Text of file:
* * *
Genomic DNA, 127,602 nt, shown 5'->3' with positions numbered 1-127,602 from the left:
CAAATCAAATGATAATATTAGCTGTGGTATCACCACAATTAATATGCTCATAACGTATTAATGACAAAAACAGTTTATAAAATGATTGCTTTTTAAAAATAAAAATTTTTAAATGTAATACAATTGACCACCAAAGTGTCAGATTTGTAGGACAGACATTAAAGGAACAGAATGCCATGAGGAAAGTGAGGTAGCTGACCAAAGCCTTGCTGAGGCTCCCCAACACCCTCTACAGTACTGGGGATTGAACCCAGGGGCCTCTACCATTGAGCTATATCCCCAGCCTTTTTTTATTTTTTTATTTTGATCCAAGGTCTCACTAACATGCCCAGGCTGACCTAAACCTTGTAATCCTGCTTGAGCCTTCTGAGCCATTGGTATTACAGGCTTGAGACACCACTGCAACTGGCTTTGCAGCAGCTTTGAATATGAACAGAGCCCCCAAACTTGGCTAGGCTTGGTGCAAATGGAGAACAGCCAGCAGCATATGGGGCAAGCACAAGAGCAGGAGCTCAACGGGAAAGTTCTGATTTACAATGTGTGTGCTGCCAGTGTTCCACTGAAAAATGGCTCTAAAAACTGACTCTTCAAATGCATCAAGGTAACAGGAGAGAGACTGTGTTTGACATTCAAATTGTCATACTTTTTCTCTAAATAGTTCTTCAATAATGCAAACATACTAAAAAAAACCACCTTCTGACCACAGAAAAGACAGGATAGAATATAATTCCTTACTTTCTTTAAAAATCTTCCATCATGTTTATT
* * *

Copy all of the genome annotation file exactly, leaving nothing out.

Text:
Genomic DNA, 127,602 nt, shown 5'->3' with positions numbered 1-127,602 from the left:
CAAATCAAATGATAATATTAGCTGTGGTATCACCACAATTAATATGCTCATAACGTATTAATGACAAAAACAGTTTATAAAATGATTGCTTTTTAAAAATAAAAATTTTTAAATGTAATACAATTGACCACCAAAGTGTCAGATTTGTAGGACAGACATTAAAGGAACAGAATGCCATGAGGAAAGTGAGGTAGCTGACCAAAGCCTTGCTGAGGCTCCCCAACACCCTCTACAGTACTGGGGATTGAACCCAGGGGCCTCTACCATTGAGCTATATCCCCAGCCTTTTTTTATTTTTTTATTTTGATCCAAGGTCTCACTAACATGCCCAGGCTGACCTAAACCTTGTAATCCTGCTTGAGCCTTCTGAGCCATTGGTATTACAGGCTTGAGACACCACTGCAACTGGCTTTGCAGCAGCTTTGAATATGAACAGAGCCCCCAAACTTGGCTAGGCTTGGTGCAAATGGAGAACAGCCAGCAGCATATGGGGCAAGCACAAGAGCAGGAGCTCAACGGGAAAGTTCTGATTTACAATGTGTGTGCTGCCAGTGTTCCACTGAAAAATGGCTCTAAAAACTGACTCTTCAAATGCATCAAGGTAACAGGAGAGAGACTGTGTTTGACATTCAAATTGTCATACTTTTTCTCTAAATAGTTCTTCAATAATGCAAACATACTAAAAAAAACCACCTTCTGACCACAGAAAAGACAGGATAGAATATAATTCCTTACTTTCTTTAAAAATCTTCCATCATGTTTATT